That’s Jarome Iginla scoring the winning goal Sunday night for the Calgary Flames, who won only their twelfth game of the season, 3-2, over the St. Louis Blues. Normally, a late-weekend hockey contest between a pair of dregs of the Western Conference wouldn’t muster much attention in Boston, but with the NHL trading deadline (a national holiday in Canada) only 10 days away, all eyes are on Calgary and what the Flames ultimately decide to do with their veteran captain.
According to multiple reports, the Bruins are one of a handful of teams in on acquiring the 35-year-old Iginla, whose 22 points this season would place him third on Boston, tied with Tyler Seguin. According to TSN, Iginla has submitted a list of four teams he would waive his no-movement clause for: Pittsburgh, Los Angeles, Chicago, and Boston – the last four Stanley Cup winners, for what it’s worth.
Wipe the drool from your mouth.
Theoretically, that list is down to three with the Penguins acquiring Brendan Morrow from the Dallas Stars over the weekend after failing to come to an agreement with Calgary. Morrow is a guy that the Bruins were allegedly in on, but let’s be frank; aren’t you sort of glad he went to Pittsburgh, paving a less-crowded avenue for Iginla, a name that Bruins fans have been muttering since the beginning of this shortened season?
The cost? Uh, steep. According to The Globe and Mail, Calgary asked the Penguins for a top-four defense prospect, a draft pick, and a player off the team’s roster. The Penguins said, “No thanks.”
So, what does that mean for Boston? Translate that to what the Bruins can offer, and let’s just say it’s Torey Krug, a draft pick, and Rich Peverley. Do you make that trade? Yup.
Alas, it won’t be that easy. That’s not discounting Peverley’s importance in a Bruins sweater, but acquiring a player like Iginla for a team that was in need of some offensive firepower even before Chris Kelly went down for what is likely the remainder of the regular season with a broken tibia. For a superstar like Iginla, you sacrifice Peverley. Of course, there could also be the bigger shoe to drop by sending Milan Lucic to Calgary in the deal, a prospect that would have polarizing reaction within a Bruins fan base that is continually frustrated by his lack of awareness in stretches. After his role in Saturday night’s loss to the Leafs, the Bruins could have traded Lucic for a bowl of pasta overnight and it probably would have elicited knee-jerk applause from the general public Sunday morning.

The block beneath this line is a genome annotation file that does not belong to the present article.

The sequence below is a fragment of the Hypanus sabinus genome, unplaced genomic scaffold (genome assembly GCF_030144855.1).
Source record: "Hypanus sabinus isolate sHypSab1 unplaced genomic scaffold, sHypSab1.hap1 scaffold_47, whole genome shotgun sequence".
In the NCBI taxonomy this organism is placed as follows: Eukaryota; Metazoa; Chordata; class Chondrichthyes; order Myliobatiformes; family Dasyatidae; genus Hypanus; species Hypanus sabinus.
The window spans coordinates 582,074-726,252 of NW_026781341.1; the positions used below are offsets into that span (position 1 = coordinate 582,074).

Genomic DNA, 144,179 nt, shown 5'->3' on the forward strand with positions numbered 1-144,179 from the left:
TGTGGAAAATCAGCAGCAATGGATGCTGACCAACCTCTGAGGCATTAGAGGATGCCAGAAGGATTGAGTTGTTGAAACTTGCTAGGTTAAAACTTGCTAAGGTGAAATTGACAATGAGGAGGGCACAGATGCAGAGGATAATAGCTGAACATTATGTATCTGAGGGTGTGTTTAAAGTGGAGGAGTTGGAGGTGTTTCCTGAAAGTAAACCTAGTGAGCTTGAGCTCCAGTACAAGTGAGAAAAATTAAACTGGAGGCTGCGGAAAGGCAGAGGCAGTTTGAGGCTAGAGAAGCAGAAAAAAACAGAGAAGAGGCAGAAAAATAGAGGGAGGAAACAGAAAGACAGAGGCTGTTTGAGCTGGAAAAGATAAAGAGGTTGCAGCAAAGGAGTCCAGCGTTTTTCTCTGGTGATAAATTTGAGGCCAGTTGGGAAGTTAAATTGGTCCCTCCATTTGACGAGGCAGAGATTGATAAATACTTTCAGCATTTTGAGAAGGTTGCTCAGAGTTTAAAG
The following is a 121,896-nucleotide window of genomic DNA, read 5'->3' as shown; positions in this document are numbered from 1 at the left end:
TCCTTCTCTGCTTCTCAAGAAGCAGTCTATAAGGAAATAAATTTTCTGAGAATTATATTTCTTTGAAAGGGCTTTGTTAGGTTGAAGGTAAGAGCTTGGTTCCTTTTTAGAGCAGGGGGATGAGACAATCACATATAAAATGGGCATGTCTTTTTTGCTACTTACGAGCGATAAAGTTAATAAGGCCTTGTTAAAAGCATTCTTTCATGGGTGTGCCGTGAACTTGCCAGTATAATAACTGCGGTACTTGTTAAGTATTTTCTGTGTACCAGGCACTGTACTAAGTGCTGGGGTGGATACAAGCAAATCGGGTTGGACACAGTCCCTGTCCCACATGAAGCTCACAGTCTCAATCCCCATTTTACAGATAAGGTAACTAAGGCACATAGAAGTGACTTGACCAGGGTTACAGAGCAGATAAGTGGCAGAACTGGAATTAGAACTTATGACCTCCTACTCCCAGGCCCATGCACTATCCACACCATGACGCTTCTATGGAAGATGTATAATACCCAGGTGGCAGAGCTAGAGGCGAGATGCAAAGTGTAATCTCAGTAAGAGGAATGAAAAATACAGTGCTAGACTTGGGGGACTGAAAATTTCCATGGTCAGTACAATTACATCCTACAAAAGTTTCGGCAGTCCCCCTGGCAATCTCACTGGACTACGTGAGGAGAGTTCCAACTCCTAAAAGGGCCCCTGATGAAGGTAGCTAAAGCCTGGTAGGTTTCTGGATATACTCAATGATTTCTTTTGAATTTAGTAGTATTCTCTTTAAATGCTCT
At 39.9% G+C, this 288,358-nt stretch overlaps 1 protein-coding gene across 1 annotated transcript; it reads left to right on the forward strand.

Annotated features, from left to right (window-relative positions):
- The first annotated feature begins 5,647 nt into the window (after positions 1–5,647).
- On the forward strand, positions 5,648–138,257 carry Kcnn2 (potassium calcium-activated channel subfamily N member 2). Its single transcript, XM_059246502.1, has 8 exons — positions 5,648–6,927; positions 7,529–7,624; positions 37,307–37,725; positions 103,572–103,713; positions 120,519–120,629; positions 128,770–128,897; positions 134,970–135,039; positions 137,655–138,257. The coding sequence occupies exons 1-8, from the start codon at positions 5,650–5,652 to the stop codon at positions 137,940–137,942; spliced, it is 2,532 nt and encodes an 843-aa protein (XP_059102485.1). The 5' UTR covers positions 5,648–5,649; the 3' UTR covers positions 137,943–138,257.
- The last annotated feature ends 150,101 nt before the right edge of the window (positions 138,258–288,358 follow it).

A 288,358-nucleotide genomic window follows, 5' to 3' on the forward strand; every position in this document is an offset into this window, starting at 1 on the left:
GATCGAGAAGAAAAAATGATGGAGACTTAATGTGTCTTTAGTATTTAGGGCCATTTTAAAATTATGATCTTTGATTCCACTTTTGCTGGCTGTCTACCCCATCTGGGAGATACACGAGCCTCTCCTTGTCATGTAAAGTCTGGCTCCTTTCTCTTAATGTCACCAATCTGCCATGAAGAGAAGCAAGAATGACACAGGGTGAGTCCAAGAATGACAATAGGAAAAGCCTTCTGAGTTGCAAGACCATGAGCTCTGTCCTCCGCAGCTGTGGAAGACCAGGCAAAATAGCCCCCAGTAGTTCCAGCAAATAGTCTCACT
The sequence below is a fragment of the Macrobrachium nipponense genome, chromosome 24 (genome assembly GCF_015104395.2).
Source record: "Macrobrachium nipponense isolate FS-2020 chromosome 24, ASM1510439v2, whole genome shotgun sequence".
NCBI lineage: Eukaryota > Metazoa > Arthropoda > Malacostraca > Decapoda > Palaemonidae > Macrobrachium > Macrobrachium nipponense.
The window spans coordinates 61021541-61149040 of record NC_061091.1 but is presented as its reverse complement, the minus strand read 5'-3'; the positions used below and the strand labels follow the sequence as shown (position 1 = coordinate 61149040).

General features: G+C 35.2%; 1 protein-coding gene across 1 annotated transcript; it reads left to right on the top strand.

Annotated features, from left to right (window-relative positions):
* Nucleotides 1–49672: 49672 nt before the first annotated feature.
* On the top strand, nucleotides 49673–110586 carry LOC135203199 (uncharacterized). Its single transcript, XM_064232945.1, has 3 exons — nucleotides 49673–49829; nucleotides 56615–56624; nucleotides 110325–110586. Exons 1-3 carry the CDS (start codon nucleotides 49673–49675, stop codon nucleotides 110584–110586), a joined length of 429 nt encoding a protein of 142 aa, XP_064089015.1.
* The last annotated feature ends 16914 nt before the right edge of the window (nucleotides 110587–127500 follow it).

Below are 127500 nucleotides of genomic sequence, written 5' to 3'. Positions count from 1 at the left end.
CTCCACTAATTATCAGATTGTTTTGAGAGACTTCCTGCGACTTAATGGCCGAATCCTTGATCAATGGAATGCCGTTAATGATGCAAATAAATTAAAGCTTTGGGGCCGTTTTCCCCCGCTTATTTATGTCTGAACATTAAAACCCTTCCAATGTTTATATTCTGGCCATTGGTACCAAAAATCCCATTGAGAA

However, the name that has been most bandied about when it comes to the theory of landing Iginla is Bruins goalie prospect Malcolm Subban, the team’s first-round draft pick in 2012. The 19-year-old Subban has star potential, like his brother in Montreal, but he remains a raw project between the pipes that is probably at least three years away. There is the percolating thought that the team is ready to wrap up a five-year deal for starting goalie Tuukka Rask in the near future, and despite Saturday night’s hiccup against the Toronto Maple Leafs, 26-year-old Anton Khudobin has thus far proven to be a steal by GM Peter Chiarelli.
By the time Subban is ready to take over, the Bruins’ championship window with this core group may have already closed. Yes, even with the understanding that Boston goalie prospects are sure things (No disrespect, Hannu Toivonen), I’d be willing to cut ties with the kid for a veteran scoring presence like Iginla.
Let’s face it, this Bruins team, as constituted right now, doesn’t have enough to make a deep playoff run but is only a piece or two away. Kelly is gone until later next month, David Krejci is clearly playing hurt, the defense has been suspect at key moments, and the inconsistencies have finally encouraged Claude Julien to shake up his lines in practice Sunday, sending Brad Marchand to the top line, and Lucic to the third. Clearly, this isn’t the same team we saw burst out of the gate.
Maybe Chiarelli can pull off deals for lesser-appreciated commodities, like he did with Peverley and Kelly two years ago, but for a team with a chance to win its second Cup in three years, with cap space, being in the hunt for Jarome Iginla is simply too good to pass up despite the cost. Draft picks, prospects, or a share in Delaware North, whatever. With Iginla, the Bruins would be a much more dynamic hockey team. Not to go all Ray Bourque on you, but Iginla would bring that veteran determination of finally winning the Cup.
As long as the rights to this nifty little number come back east too.